Secondly, this is my first encounter with Tom Bombadil as he appears nowhere in the films. He is certainly a strange character, and Goldberry too. They seem to me to have something divine or semi-divine about them, or to represent nature or the providence of nature in some way.

Agree on this too. It definitely seems as though Tom Bombadil has some sort of special connection to the land/nature and I think semi-divine is a good way to describe him and Goldberry. 

 

10 hours ago, ~Andrea~ said:

Finally I had always built up in my mind that LOTR was a very heavy going book that I'd struggle with (probably because my dad attempted to read it to me when I was young, and I told him to stop because it was boring :lol: - I guess I was a bit too young) whereas it's actually a very easy and pacy read.

I was also pleasantly surprised by how easy it felt to read when I got the audiobook! I had tried to read it after I read the Hobbit as a kid but when I got to the part with Tom Bombadil I just got utterly lost - had no idea what was meant to be going on and gave up. That gave me the impression that it would be a difficult read for quite some time!

 

 

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21 hours ago, Hayley said:

 

Yes, totally agree, book-Frodo is very different to film-Frodo! I was also really shocked when I found out how old Frodo is meant to be in the books. Choosing a teenager to play a man who's meant to be 50 was an interesting decision. I like book-Frodo better. 

 

 

Doesn't it say somewhere that at 50 he is considered a young Hobbit?

 

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Useless fact for anyone interested in trivia: the chapter ' The Council of Elrond ' is the longest chapter in the book. In the audiobook version narrated by Rob Inglis it runs at just over two hours! But as has been pointed out already, there is a lot of exposition and filling in of details in that chapter, so it has to be that length to fill in the background story.

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21 hours ago, Raven said:

 

Doesn't it say somewhere that at 50 he is considered a young Hobbit?

 

 

I'm sure I remember that, perhaps from The Hobbit rather than Fellowship.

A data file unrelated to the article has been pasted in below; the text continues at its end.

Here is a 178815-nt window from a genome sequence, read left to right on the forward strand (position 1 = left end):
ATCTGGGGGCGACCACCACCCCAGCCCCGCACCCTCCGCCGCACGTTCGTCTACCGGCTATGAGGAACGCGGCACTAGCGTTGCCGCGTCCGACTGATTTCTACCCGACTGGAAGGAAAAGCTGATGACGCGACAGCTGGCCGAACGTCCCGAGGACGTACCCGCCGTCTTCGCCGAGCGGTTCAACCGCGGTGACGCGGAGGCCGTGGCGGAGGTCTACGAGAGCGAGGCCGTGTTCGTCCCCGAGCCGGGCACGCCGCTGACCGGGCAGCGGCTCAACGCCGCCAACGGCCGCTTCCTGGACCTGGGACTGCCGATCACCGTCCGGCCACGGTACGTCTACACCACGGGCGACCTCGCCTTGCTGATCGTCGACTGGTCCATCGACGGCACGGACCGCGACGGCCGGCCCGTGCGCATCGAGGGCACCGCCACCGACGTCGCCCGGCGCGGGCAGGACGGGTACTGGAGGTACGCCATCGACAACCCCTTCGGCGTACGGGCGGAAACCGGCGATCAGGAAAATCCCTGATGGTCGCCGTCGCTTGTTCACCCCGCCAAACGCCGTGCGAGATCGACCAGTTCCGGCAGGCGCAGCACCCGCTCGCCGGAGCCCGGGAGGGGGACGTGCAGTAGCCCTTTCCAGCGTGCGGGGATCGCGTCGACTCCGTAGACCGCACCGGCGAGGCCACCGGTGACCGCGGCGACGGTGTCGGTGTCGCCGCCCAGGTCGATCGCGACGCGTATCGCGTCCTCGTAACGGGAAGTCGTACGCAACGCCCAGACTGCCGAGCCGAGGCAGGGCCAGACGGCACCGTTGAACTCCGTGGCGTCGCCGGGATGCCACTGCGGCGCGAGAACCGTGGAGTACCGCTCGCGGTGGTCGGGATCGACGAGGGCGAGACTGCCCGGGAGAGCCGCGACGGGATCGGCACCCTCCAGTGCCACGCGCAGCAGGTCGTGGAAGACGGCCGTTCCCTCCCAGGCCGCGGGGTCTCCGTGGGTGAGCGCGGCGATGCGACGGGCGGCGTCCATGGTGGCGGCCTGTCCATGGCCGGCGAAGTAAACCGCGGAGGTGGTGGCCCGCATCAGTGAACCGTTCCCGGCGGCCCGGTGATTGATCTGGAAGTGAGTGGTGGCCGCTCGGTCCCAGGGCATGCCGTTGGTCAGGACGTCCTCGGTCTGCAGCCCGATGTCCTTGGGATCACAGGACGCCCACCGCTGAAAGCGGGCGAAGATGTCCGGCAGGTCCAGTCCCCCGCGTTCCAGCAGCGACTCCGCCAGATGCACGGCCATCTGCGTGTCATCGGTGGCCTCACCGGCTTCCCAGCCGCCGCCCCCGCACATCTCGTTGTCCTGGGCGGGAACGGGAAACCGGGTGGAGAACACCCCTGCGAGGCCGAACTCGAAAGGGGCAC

- Frodo's injury sounds like it will get worse but because I knew it doesn't get him it didn't feel like a big deal.

 

- The ambush is really well written and this did feel really dangerous to me, unlike Frodo's injury. You do start to wonder how they will manage to get to their destination because the members from The Shire appear to be a bit of an easy target. None of the attacks have been successful but surely it's only a matter of time?

 

- If the splinter from Frodo's wound had reached his heart he would have become a wraith. I wonder if he would have been a comedy wraith, a Carry On style black rider perhaps?

 

- Yay, Bilbo is back.

 

- I completely understand why The Council of Elrond is needed as a chapter but I found it a bit of a slog.

 

 

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5 hours ago, Brian. said:

 

I'm sure I remember that, perhaps from The Hobbit rather than Fellowship.

 

 

I think it's from either Concerning Hobbits, or a Long-expected Party, but I'm not sure.

 

Quote

 

- If the splinter from Frodo's wound had reached his heart he would have become a wraith. I wonder if he would have been a comedy wraith, a Carry On style black rider perhaps?

 

 

Great, now I'm going to be seeing Jim Dale as Frodo and Sid James as Sam for the rest of the story...  (Golem is obviously played by Charles Hawtrey).

 

Quote

 

- I completely understand why The Council of Elrond is needed as a chapter but I found it a bit of a slog.

 

 

Everyone has their turn, and everyone is giving a f****** lecture.  Where was Chris Whitty with his PowerPoint presentation? 

 

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10 hours ago, Raven said:

Great, now I'm going to be seeing Jim Dale as Frodo and Sid James as Sam for the rest of the story...  (Golem is obviously played by Charles Hawtrey).

 

 

I could imagine Hawtrey as Gollum, he definitely had the facial dexterity to pull it off.

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On 16/02/2022 at 6:41 PM, Raven said:

Doesn't it say somewhere that at 50 he is considered a young Hobbit?

I remember that but I’m not sure where it is either. I also like that 33 is the hobbit ‘coming of age’ and the years before that considered the ‘irresponsible years’ :lol:

 

On 17/02/2022 at 9:08 AM, timebug said:

In the audiobook version narrated by Rob Inglis it runs at just over two hours!

That’s the version I have and I’ve never actually paid attention to how long that chapter was!! 
 

23 hours ago, Raven said:

Everyone has their turn, and everyone is giving a f****** lecture.  Where was Chris Whitty with his PowerPoint presentation? 

:giggle2: Only good people were allowed at the council of Elrond. 
 

On 17/02/2022 at 4:18 PM, Brian. said:

I wonder if he would have been a comedy wraith

I encourage you all to search ‘Frodo as a wraith meme’ :D

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12 hours ago, Hayley said:

I encourage you all to search ‘Frodo as a wraith meme’ :D

 

The first google image result is exactly the kind of thing I had in mind but I pictured him on a small horse, Shetland Pony size. :D

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On 2/2/2022 at 10:43 PM, Hayley said:

 

Also... Fatty Lumpkin is my favourite pony name :lol:

 

Mine too. It's what I've started calling my cat ever since I read it :lol:

Edited by ~Andrea~